Saturday, June 04, 2005

So there I was...

July 1993. Shortly after the 4th (during which I'd managed to extend my leave to hit a big bash at Mayport Naval Station back home with my current girlfriend) I reported to my first boat, the (soon to be) mighty USS TUCSON (SSN-770).

Now most bubbleheads recall the bewildering surroundings, that smell, and a ton of activity they are thoroughly confused by. Especially if joining a boat that is soon to be getting underway. I mean who the heck knows what to do when they say "station the maneuvering watch" for your first time? And then there's meeting your rack for the first time (chances are it was also two other guys' rack, too...).

Well, it was different for me...very different. I reported to the boat during the initial crew manning phase of new construction. Really early...beat the PCO by a week. All we had for crew was the nukes, the YN's, an RMC and to RM's, the A-Gang LCPO (an MMCS) and the O-gangers (minus the CHOP and WEPS...and for the first week minus the "old man" as well). And that was pretty much how it stayed for the next year or so, by the way.

I didn't report to the boat, per se, either. See, what would one day be our boat was at the time in four large chunks (engineroom, reactor compartment, AMR-to-Torpedo Room, and Torpedo Room-sonar dome sections) inside a big hangar at Newport News Shipbuilding and Drydock Company. Not even remotely habitable...not even whole! The keel had been laid a couple of years before, and all the big pieces of equipment were in the various major sections, but that was about it. Lots of welding, grinding, noise, dust, dirt, and it was unrecognizable by even the sea returnees. We were all, in a sense, NUBS. In fact, this being the early '90's, about 75% of our crew had never been on a 688 (we had boomer, sailors, two Trident, sailors, a bunch of 637 sailors, and one or two 594 types...and a bare handful of 688 types, only one of whom had been on a fourth-flight 688i).

Fun times ahead...

We worked out of an office building, on the fourth deck (dubbed by the new-con sub crews as "The Building"), and when we manned up duty sections for the first phase of plant testing in October of that year we slept in a bunkroom in "The Building", and would either take a ship's van or (more often) hoof it the 1.5 miles to the boat. Getting a piss call was, shall we say, challenging when everyone was off-hull.

Our life for the first several months consisted of assembling RPM's, SSM's, S&EPM's, making up our PIP's, bills, creating the various instructions, memos, standing orders, general orders and other administrivia that govern the function of the boat. No duty for the first 3-4 months, but TONS of training. Seems the training requirements in new construction are near double what they normally are, at least for us nukes. This would become a major pain in the "shaft alley" later, as once the plant testing and various shiftwork periods started we were busy.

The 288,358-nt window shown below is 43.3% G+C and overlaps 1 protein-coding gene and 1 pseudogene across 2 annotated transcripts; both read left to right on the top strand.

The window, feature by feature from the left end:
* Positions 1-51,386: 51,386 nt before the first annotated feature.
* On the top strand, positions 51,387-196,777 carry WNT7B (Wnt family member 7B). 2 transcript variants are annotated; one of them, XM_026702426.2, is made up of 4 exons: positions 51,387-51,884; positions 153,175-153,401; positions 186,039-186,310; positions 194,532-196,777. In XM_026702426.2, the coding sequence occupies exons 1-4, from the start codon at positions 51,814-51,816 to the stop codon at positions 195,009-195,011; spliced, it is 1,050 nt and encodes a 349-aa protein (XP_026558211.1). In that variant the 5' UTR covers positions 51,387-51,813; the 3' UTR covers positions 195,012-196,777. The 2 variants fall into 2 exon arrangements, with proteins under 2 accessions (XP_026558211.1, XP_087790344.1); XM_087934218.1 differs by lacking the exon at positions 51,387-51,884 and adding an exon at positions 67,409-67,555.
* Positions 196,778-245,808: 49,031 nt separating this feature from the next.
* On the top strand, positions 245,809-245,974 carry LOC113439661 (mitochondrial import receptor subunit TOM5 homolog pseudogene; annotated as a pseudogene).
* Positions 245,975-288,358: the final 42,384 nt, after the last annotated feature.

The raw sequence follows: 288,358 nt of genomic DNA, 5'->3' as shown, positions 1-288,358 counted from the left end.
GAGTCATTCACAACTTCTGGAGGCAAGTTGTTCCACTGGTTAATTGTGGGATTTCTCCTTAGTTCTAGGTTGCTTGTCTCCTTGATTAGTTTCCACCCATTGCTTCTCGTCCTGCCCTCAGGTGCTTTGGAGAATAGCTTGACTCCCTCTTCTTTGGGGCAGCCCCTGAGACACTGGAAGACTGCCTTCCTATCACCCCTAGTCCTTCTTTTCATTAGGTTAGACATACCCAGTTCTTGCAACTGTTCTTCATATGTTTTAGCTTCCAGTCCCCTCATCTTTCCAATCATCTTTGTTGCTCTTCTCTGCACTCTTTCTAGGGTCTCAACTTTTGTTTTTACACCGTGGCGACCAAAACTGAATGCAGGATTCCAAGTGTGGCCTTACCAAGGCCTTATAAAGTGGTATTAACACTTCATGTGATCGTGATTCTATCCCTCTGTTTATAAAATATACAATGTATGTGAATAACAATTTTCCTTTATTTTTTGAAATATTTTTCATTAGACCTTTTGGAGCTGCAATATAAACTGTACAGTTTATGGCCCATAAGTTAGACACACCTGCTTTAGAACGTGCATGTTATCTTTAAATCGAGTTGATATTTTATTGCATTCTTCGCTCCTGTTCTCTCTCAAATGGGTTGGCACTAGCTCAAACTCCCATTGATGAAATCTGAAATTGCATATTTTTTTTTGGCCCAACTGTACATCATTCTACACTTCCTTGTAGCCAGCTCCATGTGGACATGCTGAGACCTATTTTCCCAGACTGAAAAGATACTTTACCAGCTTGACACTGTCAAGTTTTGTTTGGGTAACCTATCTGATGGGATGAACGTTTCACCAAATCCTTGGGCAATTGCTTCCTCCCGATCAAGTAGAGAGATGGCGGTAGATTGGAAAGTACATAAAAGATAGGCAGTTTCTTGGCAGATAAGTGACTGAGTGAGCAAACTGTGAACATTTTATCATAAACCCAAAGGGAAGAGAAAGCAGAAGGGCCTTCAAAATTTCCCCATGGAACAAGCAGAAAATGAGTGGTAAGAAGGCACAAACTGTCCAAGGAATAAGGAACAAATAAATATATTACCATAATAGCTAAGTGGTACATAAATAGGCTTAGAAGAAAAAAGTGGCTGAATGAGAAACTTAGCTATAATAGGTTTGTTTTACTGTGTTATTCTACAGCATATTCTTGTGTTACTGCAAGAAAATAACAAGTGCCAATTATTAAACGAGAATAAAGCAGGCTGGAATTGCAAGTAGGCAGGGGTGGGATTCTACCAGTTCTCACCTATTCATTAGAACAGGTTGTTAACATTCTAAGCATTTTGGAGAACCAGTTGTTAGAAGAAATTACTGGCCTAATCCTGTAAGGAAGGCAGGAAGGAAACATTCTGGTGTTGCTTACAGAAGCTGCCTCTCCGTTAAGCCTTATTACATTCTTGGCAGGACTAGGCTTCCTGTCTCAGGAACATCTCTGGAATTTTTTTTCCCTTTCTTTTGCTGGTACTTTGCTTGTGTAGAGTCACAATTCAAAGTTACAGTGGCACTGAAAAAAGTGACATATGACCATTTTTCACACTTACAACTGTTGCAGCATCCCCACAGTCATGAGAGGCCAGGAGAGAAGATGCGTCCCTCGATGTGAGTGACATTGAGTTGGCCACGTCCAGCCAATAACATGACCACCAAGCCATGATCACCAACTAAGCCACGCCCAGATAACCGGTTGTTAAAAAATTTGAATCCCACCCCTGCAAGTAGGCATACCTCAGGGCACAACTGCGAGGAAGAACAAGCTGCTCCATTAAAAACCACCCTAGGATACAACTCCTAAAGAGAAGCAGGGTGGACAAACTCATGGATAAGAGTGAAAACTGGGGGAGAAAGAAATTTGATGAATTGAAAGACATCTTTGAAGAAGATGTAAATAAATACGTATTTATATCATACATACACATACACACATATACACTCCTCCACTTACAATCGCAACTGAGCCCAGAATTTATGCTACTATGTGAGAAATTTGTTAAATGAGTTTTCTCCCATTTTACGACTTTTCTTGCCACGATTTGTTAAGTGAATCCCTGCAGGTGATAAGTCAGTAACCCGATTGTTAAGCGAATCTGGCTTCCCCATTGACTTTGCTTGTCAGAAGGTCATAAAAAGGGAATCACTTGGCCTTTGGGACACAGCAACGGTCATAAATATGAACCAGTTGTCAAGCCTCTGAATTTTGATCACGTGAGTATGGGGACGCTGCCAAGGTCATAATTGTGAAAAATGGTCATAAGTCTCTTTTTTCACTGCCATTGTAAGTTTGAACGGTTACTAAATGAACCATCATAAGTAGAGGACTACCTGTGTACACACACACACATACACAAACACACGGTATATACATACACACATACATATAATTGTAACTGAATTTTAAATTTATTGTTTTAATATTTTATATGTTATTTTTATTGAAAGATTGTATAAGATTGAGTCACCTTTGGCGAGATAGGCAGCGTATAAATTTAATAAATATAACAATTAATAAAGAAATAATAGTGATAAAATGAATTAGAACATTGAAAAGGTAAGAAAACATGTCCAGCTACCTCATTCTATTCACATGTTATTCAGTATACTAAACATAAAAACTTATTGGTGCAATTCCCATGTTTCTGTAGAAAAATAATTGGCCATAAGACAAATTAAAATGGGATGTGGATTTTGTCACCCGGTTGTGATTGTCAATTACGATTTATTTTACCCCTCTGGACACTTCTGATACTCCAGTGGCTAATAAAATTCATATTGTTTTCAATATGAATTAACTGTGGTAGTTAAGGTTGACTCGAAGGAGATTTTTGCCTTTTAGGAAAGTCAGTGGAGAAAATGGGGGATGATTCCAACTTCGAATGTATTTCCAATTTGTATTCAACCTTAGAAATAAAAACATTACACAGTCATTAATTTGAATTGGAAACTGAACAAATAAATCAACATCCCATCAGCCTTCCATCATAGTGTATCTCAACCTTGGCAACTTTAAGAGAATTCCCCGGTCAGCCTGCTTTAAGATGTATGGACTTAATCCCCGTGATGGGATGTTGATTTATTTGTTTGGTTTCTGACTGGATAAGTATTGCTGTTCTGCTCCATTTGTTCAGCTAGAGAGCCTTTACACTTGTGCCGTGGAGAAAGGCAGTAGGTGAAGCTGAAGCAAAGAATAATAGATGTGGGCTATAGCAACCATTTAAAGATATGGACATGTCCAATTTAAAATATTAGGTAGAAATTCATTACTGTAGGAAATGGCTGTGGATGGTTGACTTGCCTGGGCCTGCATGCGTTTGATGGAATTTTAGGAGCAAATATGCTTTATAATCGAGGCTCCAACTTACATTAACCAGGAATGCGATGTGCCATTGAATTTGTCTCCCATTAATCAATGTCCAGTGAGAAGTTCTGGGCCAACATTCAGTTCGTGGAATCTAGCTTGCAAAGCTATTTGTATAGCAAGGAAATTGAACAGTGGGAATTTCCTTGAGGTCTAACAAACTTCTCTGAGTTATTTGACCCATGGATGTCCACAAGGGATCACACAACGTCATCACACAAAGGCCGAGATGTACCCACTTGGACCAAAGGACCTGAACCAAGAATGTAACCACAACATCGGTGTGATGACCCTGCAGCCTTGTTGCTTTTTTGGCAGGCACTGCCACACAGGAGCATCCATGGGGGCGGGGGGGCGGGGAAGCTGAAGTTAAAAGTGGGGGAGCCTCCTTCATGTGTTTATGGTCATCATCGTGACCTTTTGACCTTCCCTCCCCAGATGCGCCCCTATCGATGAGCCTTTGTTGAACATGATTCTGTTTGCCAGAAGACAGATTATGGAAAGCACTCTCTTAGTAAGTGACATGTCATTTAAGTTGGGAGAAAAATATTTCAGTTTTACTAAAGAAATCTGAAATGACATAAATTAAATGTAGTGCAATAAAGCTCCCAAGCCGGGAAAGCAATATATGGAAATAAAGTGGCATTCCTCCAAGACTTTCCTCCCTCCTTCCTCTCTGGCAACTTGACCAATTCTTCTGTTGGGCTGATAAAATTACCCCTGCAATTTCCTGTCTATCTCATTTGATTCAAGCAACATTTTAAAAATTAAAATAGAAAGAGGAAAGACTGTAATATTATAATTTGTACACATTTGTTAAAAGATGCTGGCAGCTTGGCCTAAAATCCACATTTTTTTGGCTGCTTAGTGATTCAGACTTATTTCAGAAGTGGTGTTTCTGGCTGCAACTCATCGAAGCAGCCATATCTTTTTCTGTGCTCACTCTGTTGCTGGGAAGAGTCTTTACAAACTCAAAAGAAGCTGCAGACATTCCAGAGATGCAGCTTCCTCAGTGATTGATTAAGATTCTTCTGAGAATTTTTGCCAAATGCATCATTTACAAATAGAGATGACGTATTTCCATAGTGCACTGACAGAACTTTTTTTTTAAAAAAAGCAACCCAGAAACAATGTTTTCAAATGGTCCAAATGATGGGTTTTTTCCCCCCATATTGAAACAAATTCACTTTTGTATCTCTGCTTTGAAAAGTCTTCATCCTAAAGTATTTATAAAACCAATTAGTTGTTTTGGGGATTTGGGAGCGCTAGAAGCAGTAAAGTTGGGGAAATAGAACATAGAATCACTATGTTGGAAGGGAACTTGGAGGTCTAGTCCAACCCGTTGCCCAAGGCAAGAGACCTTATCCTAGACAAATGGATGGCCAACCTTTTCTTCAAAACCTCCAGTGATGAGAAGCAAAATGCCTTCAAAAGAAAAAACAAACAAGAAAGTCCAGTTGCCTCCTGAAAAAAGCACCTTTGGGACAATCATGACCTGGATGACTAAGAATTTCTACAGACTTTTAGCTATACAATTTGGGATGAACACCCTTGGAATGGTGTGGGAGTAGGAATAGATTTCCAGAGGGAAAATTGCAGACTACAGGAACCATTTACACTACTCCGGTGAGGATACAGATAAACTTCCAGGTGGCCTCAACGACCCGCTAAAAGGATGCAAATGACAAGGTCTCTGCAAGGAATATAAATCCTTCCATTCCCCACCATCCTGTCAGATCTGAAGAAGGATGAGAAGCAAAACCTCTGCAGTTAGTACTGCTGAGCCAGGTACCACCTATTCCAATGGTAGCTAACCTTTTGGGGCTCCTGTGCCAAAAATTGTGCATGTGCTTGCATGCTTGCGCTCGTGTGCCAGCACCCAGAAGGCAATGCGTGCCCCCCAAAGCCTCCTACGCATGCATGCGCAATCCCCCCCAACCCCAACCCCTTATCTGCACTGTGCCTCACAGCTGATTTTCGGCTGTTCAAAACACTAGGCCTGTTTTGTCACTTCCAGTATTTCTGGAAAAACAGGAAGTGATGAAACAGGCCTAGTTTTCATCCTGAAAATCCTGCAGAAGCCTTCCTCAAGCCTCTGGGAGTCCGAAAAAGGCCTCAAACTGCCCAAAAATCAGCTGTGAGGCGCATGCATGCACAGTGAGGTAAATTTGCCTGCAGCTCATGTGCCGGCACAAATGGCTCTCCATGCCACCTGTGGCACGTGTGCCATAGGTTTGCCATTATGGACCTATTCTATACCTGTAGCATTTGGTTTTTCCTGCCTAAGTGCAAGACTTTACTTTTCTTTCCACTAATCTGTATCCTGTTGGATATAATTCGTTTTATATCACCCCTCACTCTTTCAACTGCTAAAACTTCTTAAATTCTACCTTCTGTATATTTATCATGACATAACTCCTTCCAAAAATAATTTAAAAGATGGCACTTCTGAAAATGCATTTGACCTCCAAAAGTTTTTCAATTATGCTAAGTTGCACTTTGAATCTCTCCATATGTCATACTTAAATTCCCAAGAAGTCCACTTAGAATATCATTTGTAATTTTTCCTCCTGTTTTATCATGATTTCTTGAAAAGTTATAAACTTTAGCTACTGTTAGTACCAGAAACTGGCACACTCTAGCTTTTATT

My first actual trip to the boat was a week or so after I reported in. We took a field trip down to the hangar, where the boat was now somewhat assembled (the modules had been rolled together and they were welding the structure up). Back then we entered the boat either through a hull cut over what would be the CO/XO staterooms, a hull cut in the reactor compartment, or a hull cut in the area of the wardroom (this was the most common, until later when we would be going primarily to the engineroom...then we started using the RC bilge access). No core yet, so no radiation issues to worry about. Also no battery, no bulkheads up forward (except major structural items), no gear in the galley, no racks, not much other than big parts (like the diesal, the torpedo tubes and stows/handling system, the BCP/SCP). The sail was on the floor off to the side. The sonar dome wasn't on, so the sphere was exposed...but no hydrophones yet. We walked in to the wardroom area, the group being led by my division's leading first class who was the boats only 688i veteran. I didn't have a clue where we were, honestly...the only sub I'd been on before was a tour of an old boomer in high school about 7 years before, and we only really went to the missle compartment and crews mess. So I stayed close by ET1, so as not to get lost. Keep in mind there was no crew, so the only people on the boat were shipyard workers. ET1 gave us a tour consisting of "this will be the crews mess, this will end up being berthing, this will someday be the goat locker, let's go aft".